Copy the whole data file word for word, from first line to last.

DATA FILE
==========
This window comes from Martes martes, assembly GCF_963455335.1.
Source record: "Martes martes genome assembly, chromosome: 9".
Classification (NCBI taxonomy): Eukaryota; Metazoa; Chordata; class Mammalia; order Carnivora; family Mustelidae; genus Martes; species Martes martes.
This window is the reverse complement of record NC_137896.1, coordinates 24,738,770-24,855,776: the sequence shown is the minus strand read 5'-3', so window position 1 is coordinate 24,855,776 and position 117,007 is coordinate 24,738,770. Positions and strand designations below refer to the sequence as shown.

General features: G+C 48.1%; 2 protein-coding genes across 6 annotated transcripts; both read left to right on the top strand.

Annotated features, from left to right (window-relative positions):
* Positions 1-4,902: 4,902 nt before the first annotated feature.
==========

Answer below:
This window comes from Martes martes, assembly GCF_963455335.1.
Source record: "Martes martes genome assembly, chromosome: 9".
Classification (NCBI taxonomy): Eukaryota; Metazoa; Chordata; class Mammalia; order Carnivora; family Mustelidae; genus Martes; species Martes martes.
This window is the reverse complement of record NC_137896.1, coordinates 24,738,770-24,855,776: the sequence shown is the minus strand read 5'-3', so window position 1 is coordinate 24,855,776 and position 117,007 is coordinate 24,738,770. Positions and strand designations below refer to the sequence as shown.

General features: G+C 48.1%; 2 protein-coding genes across 6 annotated transcripts; both read left to right on the top strand.

Annotated features, from left to right (window-relative positions):
* Positions 1-4,902: 4,902 nt before the first annotated feature.